By Chad Abraham
Aspen Daily News
The combination of a big snow year and quickly warming temperatures could trigger avalanches of unprecedented size, the Colorado Avalanche Information Center announced in an unusual press release Friday.
And slides could be triggered in areas not known for slides or in pathways that haven't "run in decades," says the release, written by center director Ethan Greene. Slides also may "run farther than they have in recent memory."
The center has never before sent out such a press release, he said. But Greene described the so-called set-up conditions for avalanches as "unprecedented," and said some places have "as much snow as we've ever recorded." And warmer-than-expected temperatures are predicted this weekend.
Snowpack-measuring gauges in the upper Roaring Fork and Fryingpan valleys all continue to show average depths well beyond 100 percent of an average year and in two sites along the Fryingpan exceed 200 percent of average, according to the Natural Resources Conservation Service website.
"In many areas snow was still accumulating through the end of April," the CAIC release says.
Green said the slide near Taylor Pass outside of Aspen on April 28, which caught local skier Nick DeVore, also was a factor in sending out the warning. DeVore survived and was treated for a broken femur and blood loss.
As an example of the size of slides that are possible, the release details an "unusually large and destructive [natural] avalanche" that struck the Peru Creek drainage near the town of Montezuma, in Summit County, April 30.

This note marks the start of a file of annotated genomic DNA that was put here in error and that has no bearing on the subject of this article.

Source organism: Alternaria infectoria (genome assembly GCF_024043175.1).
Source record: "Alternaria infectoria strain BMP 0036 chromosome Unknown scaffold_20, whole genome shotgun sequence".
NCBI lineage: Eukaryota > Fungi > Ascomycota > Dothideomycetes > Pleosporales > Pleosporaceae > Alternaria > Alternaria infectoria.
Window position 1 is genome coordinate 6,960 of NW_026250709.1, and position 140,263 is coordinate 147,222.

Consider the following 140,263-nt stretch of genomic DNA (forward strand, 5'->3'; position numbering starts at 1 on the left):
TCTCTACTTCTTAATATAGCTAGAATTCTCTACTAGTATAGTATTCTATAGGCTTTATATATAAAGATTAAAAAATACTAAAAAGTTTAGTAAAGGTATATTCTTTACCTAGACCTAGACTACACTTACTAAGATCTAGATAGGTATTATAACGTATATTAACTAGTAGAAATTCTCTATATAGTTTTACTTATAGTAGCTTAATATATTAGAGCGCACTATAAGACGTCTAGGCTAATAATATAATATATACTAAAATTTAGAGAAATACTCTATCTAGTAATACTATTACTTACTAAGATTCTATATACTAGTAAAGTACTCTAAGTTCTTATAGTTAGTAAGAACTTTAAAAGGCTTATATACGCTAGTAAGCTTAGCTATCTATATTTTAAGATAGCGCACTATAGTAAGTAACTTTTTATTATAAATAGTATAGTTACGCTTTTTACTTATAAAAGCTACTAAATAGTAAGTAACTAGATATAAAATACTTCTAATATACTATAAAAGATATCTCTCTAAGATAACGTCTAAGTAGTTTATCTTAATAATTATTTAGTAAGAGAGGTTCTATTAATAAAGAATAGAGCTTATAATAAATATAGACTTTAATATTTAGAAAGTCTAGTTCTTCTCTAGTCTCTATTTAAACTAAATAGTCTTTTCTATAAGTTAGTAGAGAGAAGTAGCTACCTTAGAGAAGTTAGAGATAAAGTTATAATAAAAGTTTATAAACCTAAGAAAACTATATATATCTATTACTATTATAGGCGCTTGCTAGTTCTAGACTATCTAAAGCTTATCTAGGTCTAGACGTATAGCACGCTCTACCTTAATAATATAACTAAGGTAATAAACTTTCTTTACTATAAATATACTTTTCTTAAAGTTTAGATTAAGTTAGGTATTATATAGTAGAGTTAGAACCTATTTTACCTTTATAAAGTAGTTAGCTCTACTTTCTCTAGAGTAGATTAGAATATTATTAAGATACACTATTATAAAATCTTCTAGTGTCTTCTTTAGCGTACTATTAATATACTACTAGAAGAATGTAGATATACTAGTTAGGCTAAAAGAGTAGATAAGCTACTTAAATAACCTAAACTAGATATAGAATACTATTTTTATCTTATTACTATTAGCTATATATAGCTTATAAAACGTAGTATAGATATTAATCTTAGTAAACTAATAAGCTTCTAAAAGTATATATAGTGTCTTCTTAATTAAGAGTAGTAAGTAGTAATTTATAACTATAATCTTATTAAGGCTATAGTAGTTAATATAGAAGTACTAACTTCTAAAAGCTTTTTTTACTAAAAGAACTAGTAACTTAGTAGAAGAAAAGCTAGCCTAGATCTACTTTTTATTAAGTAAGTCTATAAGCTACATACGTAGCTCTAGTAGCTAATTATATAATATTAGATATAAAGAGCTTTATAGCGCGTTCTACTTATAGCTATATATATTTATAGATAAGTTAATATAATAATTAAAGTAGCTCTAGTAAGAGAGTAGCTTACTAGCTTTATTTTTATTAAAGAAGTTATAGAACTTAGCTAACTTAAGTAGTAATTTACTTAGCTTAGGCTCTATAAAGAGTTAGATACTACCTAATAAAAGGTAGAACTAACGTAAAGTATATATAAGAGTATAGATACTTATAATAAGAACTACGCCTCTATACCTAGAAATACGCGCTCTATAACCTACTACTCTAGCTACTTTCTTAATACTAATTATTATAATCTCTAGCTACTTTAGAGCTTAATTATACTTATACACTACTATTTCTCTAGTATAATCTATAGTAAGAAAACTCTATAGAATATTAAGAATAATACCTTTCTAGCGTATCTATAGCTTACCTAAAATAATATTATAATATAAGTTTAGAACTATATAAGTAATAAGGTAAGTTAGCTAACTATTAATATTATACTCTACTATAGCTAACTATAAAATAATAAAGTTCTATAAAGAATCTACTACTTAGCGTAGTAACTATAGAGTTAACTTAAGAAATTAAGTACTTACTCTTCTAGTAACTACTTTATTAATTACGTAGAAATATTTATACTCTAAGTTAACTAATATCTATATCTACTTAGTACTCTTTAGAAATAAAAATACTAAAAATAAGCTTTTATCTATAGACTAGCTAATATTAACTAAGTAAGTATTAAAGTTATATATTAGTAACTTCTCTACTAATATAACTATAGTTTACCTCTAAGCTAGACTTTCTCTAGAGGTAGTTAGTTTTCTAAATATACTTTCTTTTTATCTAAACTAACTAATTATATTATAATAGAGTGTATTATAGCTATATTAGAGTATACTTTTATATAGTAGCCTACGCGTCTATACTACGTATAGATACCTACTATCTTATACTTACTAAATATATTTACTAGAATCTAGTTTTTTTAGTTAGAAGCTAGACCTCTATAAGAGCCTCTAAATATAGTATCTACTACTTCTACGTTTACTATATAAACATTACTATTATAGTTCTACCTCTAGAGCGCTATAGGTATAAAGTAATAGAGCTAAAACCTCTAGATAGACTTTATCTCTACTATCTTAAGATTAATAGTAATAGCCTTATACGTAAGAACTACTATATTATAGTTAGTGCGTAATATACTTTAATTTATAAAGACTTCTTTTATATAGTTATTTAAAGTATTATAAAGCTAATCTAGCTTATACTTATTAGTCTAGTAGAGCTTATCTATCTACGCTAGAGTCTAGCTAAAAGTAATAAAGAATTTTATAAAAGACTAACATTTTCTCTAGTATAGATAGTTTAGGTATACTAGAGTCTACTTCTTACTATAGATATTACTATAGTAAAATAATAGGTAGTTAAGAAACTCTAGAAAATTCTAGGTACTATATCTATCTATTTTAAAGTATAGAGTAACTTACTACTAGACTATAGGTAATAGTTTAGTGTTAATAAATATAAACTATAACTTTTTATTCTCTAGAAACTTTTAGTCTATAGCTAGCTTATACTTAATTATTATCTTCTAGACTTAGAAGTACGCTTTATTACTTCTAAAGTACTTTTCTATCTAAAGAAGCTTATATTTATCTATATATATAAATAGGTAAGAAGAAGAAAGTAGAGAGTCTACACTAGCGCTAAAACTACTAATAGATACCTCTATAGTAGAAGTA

"This avalanche destroyed large, 100-plus year-old trees as well as a high-voltage tower that was installed in the 1970s," according to the release. "This was an isolated event, but an indication of what is possible this spring." Greene said the avalanche fracture line was 800 feet wide and 10 feet deep.
Similar slides "may not happen," he said. "But we see a lot of indications that it could happen over the next month."
Sending out such warnings—which are directed in particular toward local governments and private companies with workers in the field—"is difficult for us," Greene said. "We don't want people running down the hills for Kansas, but our job is to safeguard people."
The goal is to get the word out that the potential for something unusual exists and to ensure people are not caught off-guard.
"This warning also applies after an avalanche, as it is important people do not enter debris zones until the area has been evaluated for further avalanche activity potential," the release says.
A rapid warm-up also could trigger substantial mudslides and debris flows, according to the Colorado Geological Survey. Similar conditions in 1984 led to more than 40 mudslides and debris flows in the Eagle River Valley.
The avalanche information center also reminds rescue and demolition workers and others to carry proper avalanche rescue equipment and use safe travel protocols. Center employees can advise on spring and slide safety; backcountry advisories are available at www.colorado.gov/avalanche through May 30; and in an emergency, the center can be reached at 303-204-6027.